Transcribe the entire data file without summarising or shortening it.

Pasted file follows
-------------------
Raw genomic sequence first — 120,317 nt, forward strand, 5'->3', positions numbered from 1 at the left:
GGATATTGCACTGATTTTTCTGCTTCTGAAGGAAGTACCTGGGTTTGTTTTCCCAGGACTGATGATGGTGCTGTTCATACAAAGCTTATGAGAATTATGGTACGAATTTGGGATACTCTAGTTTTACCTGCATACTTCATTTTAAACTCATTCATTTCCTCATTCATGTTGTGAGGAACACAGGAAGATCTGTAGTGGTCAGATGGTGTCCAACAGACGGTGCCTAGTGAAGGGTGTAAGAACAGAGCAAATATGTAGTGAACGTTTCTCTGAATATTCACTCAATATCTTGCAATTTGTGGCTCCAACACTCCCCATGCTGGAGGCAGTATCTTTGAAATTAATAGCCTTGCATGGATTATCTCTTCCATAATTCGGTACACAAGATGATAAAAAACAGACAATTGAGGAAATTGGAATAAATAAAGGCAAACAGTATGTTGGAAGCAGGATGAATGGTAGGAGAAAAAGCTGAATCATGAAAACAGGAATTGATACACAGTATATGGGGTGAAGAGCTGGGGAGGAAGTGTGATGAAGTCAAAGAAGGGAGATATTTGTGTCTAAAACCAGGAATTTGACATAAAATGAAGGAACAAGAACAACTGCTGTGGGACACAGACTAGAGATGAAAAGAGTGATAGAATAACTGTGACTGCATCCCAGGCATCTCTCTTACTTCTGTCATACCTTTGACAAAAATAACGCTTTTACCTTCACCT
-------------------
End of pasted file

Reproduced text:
Raw genomic sequence first — 120,317 nt, forward strand, 5'->3', positions numbered from 1 at the left:
GGATATTGCACTGATTTTTCTGCTTCTGAAGGAAGTACCTGGGTTTGTTTTCCCAGGACTGATGATGGTGCTGTTCATACAAAGCTTATGAGAATTATGGTACGAATTTGGGATACTCTAGTTTTACCTGCATACTTCATTTTAAACTCATTCATTTCCTCATTCATGTTGTGAGGAACACAGGAAGATCTGTAGTGGTCAGATGGTGTCCAACAGACGGTGCCTAGTGAAGGGTGTAAGAACAGAGCAAATATGTAGTGAACGTTTCTCTGAATATTCACTCAATATCTTGCAATTTGTGGCTCCAACACTCCCCATGCTGGAGGCAGTATCTTTGAAATTAATAGCCTTGCATGGATTATCTCTTCCATAATTCGGTACACAAGATGATAAAAAACAGACAATTGAGGAAATTGGAATAAATAAAGGCAAACAGTATGTTGGAAGCAGGATGAATGGTAGGAGAAAAAGCTGAATCATGAAAACAGGAATTGATACACAGTATATGGGGTGAAGAGCTGGGGAGGAAGTGTGATGAAGTCAAAGAAGGGAGATATTTGTGTCTAAAACCAGGAATTTGACATAAAATGAAGGAACAAGAACAACTGCTGTGGGACACAGACTAGAGATGAAAAGAGTGATAGAATAACTGTGACTGCATCCCAGGCATCTCTCTTACTTCTGTCATACCTTTGACAAAAATAACGCTTTTACCTTCACCT